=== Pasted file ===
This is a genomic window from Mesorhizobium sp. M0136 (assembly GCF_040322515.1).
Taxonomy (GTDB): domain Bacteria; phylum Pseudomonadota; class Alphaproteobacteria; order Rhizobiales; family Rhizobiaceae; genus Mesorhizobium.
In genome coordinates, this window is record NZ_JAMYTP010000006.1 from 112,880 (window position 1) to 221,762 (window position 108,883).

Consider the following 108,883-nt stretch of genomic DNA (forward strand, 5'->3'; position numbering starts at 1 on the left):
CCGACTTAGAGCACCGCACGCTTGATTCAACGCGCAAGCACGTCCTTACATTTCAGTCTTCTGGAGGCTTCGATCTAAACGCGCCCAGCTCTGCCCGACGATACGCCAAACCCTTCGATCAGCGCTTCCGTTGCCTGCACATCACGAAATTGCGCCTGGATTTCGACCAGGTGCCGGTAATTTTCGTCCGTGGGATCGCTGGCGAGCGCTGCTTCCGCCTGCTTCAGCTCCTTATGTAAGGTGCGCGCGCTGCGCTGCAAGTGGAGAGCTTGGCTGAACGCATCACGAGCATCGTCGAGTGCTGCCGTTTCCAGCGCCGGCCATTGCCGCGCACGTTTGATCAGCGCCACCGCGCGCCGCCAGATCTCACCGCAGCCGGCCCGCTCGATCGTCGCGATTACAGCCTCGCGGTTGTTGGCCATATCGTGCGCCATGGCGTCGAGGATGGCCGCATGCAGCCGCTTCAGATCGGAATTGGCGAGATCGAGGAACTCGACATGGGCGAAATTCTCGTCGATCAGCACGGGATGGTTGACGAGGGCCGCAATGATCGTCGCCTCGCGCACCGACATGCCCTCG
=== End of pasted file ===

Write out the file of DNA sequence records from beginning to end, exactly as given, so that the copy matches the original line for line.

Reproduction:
This is a genomic window from Mesorhizobium sp. M0136 (assembly GCF_040322515.1).
Taxonomy (GTDB): domain Bacteria; phylum Pseudomonadota; class Alphaproteobacteria; order Rhizobiales; family Rhizobiaceae; genus Mesorhizobium.
In genome coordinates, this window is record NZ_JAMYTP010000006.1 from 112,880 (window position 1) to 221,762 (window position 108,883).

Consider the following 108,883-nt stretch of genomic DNA (forward strand, 5'->3'; position numbering starts at 1 on the left):
CCGACTTAGAGCACCGCACGCTTGATTCAACGCGCAAGCACGTCCTTACATTTCAGTCTTCTGGAGGCTTCGATCTAAACGCGCCCAGCTCTGCCCGACGATACGCCAAACCCTTCGATCAGCGCTTCCGTTGCCTGCACATCACGAAATTGCGCCTGGATTTCGACCAGGTGCCGGTAATTTTCGTCCGTGGGATCGCTGGCGAGCGCTGCTTCCGCCTGCTTCAGCTCCTTATGTAAGGTGCGCGCGCTGCGCTGCAAGTGGAGAGCTTGGCTGAACGCATCACGAGCATCGTCGAGTGCTGCCGTTTCCAGCGCCGGCCATTGCCGCGCACGTTTGATCAGCGCCACCGCGCGCCGCCAGATCTCACCGCAGCCGGCCCGCTCGATCGTCGCGATTACAGCCTCGCGGTTGTTGGCCATATCGTGCGCCATGGCGTCGAGGATGGCCGCATGCAGCCGCTTCAGATCGGAATTGGCGAGATCGAGGAACTCGACATGGGCGAAATTCTCGTCGATCAGCACGGGATGGTTGACGAGGGCCGCAATGATCGTCGCCTCGCGCACCGACATGCCCTCG